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Tony Way

Bach: St John Passion (Les Musiciens du Louvre/Marc Minkowski)

Great respect has characterised Marc Minkowski’s decision to allow some 30 years of his career to pass before recording the St John. In choosing to use only eight singers he is at pains to create an intimate but intense reading of this most powerful work. This performance is based on the original 1724 version, but appends two arias from the revisions Bach made a year later, as well as employing later additions to the original orchestration (contrabassoon and theorbo) and a harpsichord in the continuo.

Josquin: Missi Di Dadi, Missa Une Mousse de Biscaye (The Tallis Scholars/Peter Phillips)

Move over John Cage and Henry Cowell. Chance music, it seems, existed long before last century. How surprising and intriguing to discover that the roll of the dice may well have determined the compositional method of a Mass that could have been written by the great polyphonist, Josquin des Prés. (Josquin was employed by the Sforza family, some of the biggest gamblers in 15th-century Milan.)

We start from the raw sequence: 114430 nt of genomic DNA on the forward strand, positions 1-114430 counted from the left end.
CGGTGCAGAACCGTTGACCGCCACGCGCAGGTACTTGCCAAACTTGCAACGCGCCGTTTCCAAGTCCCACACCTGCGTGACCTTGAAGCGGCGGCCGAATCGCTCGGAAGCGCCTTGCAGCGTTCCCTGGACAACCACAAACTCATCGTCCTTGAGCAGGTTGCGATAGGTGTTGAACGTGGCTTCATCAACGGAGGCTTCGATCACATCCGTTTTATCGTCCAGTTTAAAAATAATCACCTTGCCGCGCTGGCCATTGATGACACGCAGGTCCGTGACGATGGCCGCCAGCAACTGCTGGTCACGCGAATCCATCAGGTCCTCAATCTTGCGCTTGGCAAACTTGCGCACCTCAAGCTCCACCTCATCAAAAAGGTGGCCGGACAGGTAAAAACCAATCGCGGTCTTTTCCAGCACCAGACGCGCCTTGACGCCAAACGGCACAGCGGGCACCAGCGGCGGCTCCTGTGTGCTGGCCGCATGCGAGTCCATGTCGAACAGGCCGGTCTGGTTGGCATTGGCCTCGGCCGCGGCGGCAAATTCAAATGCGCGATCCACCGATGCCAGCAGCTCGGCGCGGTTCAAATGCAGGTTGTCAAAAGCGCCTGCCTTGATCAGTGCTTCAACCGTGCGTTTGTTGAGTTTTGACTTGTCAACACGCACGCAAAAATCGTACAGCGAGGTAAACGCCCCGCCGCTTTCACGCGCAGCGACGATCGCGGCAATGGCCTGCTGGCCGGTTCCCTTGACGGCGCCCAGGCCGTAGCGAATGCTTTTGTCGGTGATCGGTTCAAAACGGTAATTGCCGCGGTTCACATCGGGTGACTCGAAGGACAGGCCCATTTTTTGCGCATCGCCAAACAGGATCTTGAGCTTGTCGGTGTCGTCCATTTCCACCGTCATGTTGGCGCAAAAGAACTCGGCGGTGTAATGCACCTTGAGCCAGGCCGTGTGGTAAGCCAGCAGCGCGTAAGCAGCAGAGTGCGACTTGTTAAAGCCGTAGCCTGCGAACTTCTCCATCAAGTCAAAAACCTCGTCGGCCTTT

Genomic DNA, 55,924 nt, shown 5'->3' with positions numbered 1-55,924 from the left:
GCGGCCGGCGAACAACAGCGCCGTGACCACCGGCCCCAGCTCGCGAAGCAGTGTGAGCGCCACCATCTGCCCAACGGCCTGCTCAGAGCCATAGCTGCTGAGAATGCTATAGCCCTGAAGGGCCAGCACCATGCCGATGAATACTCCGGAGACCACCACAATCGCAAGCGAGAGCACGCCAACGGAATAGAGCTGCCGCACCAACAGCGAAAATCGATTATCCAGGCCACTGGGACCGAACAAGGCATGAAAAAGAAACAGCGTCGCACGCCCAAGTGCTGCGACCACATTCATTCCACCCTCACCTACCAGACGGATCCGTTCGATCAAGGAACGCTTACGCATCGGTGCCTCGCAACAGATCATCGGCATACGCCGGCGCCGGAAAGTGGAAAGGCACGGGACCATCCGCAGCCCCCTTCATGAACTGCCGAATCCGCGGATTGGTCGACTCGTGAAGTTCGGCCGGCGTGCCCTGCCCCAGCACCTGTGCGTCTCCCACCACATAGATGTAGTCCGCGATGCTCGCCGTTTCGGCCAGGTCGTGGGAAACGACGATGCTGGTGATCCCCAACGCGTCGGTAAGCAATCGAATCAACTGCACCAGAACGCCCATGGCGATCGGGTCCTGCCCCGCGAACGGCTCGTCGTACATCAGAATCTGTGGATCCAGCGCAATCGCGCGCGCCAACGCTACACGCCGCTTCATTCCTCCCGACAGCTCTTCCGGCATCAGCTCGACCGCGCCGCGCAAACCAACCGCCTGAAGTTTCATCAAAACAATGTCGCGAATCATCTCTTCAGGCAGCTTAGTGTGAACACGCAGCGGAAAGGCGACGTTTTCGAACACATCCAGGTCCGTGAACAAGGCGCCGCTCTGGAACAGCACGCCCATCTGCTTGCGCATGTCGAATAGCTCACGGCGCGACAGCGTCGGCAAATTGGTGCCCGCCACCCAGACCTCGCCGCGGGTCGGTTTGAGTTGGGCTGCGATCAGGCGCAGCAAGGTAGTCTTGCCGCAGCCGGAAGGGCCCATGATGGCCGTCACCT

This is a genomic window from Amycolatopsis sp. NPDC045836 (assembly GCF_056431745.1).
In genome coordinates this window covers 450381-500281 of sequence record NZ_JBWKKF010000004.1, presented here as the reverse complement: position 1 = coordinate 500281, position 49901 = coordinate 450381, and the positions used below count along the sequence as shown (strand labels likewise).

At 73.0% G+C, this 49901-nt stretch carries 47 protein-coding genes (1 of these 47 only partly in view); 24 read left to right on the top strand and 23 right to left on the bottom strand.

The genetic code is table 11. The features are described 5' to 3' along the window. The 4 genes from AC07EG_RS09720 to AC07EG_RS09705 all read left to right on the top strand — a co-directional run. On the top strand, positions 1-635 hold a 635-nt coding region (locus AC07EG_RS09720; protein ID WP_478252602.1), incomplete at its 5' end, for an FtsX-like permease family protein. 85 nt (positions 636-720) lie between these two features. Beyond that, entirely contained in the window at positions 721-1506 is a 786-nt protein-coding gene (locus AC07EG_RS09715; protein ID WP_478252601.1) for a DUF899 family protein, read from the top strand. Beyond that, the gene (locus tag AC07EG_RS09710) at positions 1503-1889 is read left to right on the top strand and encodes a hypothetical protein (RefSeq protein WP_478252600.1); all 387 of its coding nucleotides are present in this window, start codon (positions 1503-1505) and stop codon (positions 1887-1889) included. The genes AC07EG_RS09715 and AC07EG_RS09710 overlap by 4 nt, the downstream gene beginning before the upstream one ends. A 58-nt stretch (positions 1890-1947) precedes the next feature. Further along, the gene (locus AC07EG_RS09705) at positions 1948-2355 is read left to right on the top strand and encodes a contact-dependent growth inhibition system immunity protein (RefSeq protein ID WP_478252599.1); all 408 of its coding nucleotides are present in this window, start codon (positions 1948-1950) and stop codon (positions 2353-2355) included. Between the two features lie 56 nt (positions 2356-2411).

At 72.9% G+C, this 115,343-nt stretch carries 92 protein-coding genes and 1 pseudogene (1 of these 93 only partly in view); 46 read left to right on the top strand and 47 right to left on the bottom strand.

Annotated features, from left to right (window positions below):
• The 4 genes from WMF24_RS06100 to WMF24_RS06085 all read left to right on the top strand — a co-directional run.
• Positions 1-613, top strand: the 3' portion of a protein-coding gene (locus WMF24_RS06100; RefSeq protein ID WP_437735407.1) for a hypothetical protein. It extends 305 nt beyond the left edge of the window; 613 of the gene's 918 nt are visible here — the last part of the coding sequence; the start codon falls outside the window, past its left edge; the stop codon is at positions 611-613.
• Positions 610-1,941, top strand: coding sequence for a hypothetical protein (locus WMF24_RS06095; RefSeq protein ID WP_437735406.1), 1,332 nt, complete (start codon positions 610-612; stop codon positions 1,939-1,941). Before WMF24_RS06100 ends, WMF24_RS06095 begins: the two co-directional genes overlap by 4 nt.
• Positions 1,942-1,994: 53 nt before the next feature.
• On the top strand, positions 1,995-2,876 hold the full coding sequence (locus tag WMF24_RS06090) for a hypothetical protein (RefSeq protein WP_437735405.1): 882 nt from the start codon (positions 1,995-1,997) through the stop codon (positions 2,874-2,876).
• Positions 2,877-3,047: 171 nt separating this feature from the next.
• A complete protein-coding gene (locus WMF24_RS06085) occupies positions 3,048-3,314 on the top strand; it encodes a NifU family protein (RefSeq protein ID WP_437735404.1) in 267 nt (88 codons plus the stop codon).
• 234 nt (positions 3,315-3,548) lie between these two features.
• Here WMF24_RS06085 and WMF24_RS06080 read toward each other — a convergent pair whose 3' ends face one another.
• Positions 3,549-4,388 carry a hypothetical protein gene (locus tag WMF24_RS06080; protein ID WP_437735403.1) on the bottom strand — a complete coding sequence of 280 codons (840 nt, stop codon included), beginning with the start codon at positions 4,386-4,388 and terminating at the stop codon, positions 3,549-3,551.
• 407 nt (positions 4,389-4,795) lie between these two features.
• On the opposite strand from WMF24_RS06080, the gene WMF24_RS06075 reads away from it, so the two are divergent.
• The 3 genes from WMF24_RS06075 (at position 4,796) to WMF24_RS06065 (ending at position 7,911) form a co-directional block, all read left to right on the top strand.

Giaches de Wert: Sacred Motets (Stile Antico)

In his day, Giaches de Wert (1535-96) was the foremost composer of madrigals, most notably serving in the musically progressive Gonzaga court at Mantua and influencing the young Monteverdi. He had a considerable 12 books of madrigals to his name. What is less well known is that he also produced three books of motets which also display his madrigalian prowess. Many of the texts he set were not standard liturgical texts, but rather biblical stories that lent themselves to more programmatic treatment.

Pergolesi & Bach: Stabat Mater, Cantatas (Lucy Crowe, Tim Mead, La Nuova Musica/David Bates)

Hot on the heels of Iestyn Davies’ distinguished recording of Bach alto cantatas comes another disc containing two of the same from another British countertenor. Tim Mead, a former choral scholar of King’s College, Cambridge has forged a busy and successful career on the operatic and concert stage.

Bach: Cantatas 170, 54 & 82 (Iestyn Davies, Arcengelo/Johnathan Cohen)

There seems to be no end to the talents of Iestyn Davies. A thoroughly modern countertenor, Davies is at home in all sorts of venues, whether they be churches, concert halls, opera houses, recording studios or theatres, and wherever he goes he impresses audiences with both the breadth and the quality of his performances. So it is only natural that such a talented performer should want to turn his hand to that greatest of composers, JS Bach.


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